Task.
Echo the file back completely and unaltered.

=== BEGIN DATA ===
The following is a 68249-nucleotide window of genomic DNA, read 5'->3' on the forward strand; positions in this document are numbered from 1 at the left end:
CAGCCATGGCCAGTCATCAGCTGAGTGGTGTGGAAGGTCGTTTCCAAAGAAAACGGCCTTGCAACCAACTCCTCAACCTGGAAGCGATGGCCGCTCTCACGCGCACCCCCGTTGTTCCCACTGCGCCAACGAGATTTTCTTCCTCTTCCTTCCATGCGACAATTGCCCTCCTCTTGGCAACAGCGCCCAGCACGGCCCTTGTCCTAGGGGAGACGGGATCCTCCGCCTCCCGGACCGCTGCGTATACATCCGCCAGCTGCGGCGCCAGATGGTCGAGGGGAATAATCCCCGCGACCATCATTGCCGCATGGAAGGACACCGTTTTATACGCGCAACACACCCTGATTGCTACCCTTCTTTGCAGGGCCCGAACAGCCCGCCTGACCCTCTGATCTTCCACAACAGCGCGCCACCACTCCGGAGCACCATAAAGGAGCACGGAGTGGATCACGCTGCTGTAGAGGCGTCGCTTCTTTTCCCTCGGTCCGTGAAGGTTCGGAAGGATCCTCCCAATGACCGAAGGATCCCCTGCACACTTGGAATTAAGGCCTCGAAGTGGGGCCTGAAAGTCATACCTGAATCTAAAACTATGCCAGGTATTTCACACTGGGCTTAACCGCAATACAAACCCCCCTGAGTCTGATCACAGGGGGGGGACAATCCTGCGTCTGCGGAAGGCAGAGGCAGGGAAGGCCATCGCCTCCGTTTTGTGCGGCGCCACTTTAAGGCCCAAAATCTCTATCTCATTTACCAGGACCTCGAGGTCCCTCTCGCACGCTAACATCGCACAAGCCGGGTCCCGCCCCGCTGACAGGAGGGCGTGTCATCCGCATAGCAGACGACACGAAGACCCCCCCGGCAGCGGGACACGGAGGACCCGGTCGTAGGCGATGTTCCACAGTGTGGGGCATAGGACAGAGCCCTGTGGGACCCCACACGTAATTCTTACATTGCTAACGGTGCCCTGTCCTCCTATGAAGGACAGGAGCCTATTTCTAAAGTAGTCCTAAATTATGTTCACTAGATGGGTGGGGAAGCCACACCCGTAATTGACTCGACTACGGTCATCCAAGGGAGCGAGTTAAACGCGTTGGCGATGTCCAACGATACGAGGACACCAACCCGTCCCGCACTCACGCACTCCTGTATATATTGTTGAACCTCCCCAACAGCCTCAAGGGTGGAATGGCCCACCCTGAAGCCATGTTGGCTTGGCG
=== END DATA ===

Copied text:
The following is a 68249-nucleotide window of genomic DNA, read 5'->3' on the forward strand; positions in this document are numbered from 1 at the left end:
CAGCCATGGCCAGTCATCAGCTGAGTGGTGTGGAAGGTCGTTTCCAAAGAAAACGGCCTTGCAACCAACTCCTCAACCTGGAAGCGATGGCCGCTCTCACGCGCACCCCCGTTGTTCCCACTGCGCCAACGAGATTTTCTTCCTCTTCCTTCCATGCGACAATTGCCCTCCTCTTGGCAACAGCGCCCAGCACGGCCCTTGTCCTAGGGGAGACGGGATCCTCCGCCTCCCGGACCGCTGCGTATACATCCGCCAGCTGCGGCGCCAGATGGTCGAGGGGAATAATCCCCGCGACCATCATTGCCGCATGGAAGGACACCGTTTTATACGCGCAACACACCCTGATTGCTACCCTTCTTTGCAGGGCCCGAACAGCCCGCCTGACCCTCTGATCTTCCACAACAGCGCGCCACCACTCCGGAGCACCATAAAGGAGCACGGAGTGGATCACGCTGCTGTAGAGGCGTCGCTTCTTTTCCCTCGGTCCGTGAAGGTTCGGAAGGATCCTCCCAATGACCGAAGGATCCCCTGCACACTTGGAATTAAGGCCTCGAAGTGGGGCCTGAAAGTCATACCTGAATCTAAAACTATGCCAGGTATTTCACACTGGGCTTAACCGCAATACAAACCCCCCTGAGTCTGATCACAGGGGGGGGACAATCCTGCGTCTGCGGAAGGCAGAGGCAGGGAAGGCCATCGCCTCCGTTTTGTGCGGCGCCACTTTAAGGCCCAAAATCTCTATCTCATTTACCAGGACCTCGAGGTCCCTCTCGCACGCTAACATCGCACAAGCCGGGTCCCGCCCCGCTGACAGGAGGGCGTGTCATCCGCATAGCAGACGACACGAAGACCCCCCCGGCAGCGGGACACGGAGGACCCGGTCGTAGGCGATGTTCCACAGTGTGGGGCATAGGACAGAGCCCTGTGGGACCCCACACGTAATTCTTACATTGCTAACGGTGCCCTGTCCTCCTATGAAGGACAGGAGCCTATTTCTAAAGTAGTCCTAAATTATGTTCACTAGATGGGTGGGGAAGCCACACCCGTAATTGACTCGACTACGGTCATCCAAGGGAGCGAGTTAAACGCGTTGGCGATGTCCAACGATACGAGGACACCAACCCGTCCCGCACTCACGCACTCCTGTATATATTGTTGAACCTCCCCAACAGCCTCAAGGGTGGAATGGCCCACCCTGAAGCCATGTTGGCTTGGCG